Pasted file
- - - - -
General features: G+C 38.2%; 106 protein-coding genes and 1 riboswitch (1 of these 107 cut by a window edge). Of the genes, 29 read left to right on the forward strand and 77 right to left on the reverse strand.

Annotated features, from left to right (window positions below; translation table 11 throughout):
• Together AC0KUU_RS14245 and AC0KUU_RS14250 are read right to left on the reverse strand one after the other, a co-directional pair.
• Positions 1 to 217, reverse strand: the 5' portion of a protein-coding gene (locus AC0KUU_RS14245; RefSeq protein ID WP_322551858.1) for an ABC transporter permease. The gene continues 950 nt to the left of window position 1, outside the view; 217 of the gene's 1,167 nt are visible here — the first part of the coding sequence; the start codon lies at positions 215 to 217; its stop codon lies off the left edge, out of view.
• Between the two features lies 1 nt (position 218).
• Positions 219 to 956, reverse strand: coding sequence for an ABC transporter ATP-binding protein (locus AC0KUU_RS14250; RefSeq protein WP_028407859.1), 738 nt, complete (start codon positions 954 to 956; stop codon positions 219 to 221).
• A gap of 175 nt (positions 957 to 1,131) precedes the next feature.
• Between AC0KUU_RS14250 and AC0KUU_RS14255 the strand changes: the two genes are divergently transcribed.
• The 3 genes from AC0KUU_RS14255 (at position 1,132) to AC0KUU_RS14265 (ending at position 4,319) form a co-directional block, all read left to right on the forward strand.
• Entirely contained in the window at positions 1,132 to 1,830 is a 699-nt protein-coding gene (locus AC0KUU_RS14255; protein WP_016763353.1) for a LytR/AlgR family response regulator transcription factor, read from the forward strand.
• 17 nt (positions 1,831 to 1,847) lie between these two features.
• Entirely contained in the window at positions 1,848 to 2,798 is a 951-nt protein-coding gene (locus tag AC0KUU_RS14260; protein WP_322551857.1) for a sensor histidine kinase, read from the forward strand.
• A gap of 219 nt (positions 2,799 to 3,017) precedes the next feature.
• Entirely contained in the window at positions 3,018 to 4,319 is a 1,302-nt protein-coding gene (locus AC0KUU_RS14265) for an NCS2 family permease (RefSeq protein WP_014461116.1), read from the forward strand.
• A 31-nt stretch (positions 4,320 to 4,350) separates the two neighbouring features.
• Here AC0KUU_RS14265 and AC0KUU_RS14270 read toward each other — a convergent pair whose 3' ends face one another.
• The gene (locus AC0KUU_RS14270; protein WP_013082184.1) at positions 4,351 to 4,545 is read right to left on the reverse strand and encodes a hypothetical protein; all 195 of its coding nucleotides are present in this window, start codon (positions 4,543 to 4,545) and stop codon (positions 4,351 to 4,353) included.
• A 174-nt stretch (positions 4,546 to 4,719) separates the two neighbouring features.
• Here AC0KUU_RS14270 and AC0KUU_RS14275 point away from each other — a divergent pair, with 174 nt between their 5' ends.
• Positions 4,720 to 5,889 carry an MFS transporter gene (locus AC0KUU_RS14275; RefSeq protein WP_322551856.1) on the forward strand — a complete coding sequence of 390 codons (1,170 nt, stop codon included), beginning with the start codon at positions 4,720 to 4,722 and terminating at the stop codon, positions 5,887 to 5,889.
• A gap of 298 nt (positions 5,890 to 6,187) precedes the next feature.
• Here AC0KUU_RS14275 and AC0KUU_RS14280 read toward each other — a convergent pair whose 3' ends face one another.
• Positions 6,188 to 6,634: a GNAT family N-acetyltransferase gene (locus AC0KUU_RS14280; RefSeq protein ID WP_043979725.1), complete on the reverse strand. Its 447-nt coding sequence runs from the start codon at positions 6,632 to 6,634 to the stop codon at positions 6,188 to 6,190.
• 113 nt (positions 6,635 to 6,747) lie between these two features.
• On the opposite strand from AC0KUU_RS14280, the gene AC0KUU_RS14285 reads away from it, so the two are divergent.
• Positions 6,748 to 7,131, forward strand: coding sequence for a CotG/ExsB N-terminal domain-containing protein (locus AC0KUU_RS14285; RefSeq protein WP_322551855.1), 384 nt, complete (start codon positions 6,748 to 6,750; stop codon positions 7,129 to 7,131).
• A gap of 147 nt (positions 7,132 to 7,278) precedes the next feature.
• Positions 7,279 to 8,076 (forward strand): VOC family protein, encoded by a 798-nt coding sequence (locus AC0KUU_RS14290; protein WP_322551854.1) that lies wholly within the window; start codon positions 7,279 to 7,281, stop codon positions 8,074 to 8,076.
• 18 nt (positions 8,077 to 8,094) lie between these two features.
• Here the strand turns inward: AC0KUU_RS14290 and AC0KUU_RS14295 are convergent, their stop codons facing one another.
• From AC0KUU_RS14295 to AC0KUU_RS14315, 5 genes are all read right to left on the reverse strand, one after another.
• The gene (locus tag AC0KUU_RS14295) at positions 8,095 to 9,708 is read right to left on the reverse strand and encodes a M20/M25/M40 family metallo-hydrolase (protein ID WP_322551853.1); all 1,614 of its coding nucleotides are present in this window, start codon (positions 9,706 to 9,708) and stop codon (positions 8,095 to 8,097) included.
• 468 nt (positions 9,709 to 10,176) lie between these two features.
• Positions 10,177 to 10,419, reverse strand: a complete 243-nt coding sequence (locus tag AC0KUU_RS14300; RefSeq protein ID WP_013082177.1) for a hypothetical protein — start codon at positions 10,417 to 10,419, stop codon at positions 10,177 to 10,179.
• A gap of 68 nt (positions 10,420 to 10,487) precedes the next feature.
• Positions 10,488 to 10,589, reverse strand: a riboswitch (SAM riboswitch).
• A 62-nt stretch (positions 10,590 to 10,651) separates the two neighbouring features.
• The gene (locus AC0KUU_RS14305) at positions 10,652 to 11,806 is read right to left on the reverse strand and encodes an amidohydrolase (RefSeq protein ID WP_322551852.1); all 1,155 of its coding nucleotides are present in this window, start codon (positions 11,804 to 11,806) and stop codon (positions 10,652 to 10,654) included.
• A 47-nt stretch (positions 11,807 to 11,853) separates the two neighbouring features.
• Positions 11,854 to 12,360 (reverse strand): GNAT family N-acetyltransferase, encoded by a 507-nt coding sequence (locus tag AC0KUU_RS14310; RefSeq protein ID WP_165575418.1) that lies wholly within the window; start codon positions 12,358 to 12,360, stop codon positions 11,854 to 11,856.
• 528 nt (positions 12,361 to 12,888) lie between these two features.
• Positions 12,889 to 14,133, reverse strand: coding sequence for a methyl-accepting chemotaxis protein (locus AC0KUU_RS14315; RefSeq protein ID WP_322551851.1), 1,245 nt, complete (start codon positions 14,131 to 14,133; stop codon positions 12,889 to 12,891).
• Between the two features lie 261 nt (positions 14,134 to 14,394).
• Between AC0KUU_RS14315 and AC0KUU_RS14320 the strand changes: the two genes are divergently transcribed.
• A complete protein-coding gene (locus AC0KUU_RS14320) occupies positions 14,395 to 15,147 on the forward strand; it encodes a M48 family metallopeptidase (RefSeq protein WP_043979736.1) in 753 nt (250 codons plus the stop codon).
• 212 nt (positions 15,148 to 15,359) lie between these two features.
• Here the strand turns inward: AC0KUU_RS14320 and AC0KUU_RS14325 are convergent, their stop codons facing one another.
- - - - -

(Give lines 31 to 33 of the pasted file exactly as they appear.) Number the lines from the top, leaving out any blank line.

• From AC0KUU_RS14295 to AC0KUU_RS14315, 5 genes are all read right to left on the reverse strand, one after another.
• The gene (locus tag AC0KUU_RS14295) at positions 8,095 to 9,708 is read right to left on the reverse strand and encodes a M20/M25/M40 family metallo-hydrolase (protein ID WP_322551853.1); all 1,614 of its coding nucleotides are present in this window, start codon (positions 9,706 to 9,708) and stop codon (positions 8,095 to 8,097) included.
• 468 nt (positions 9,709 to 10,176) lie between these two features.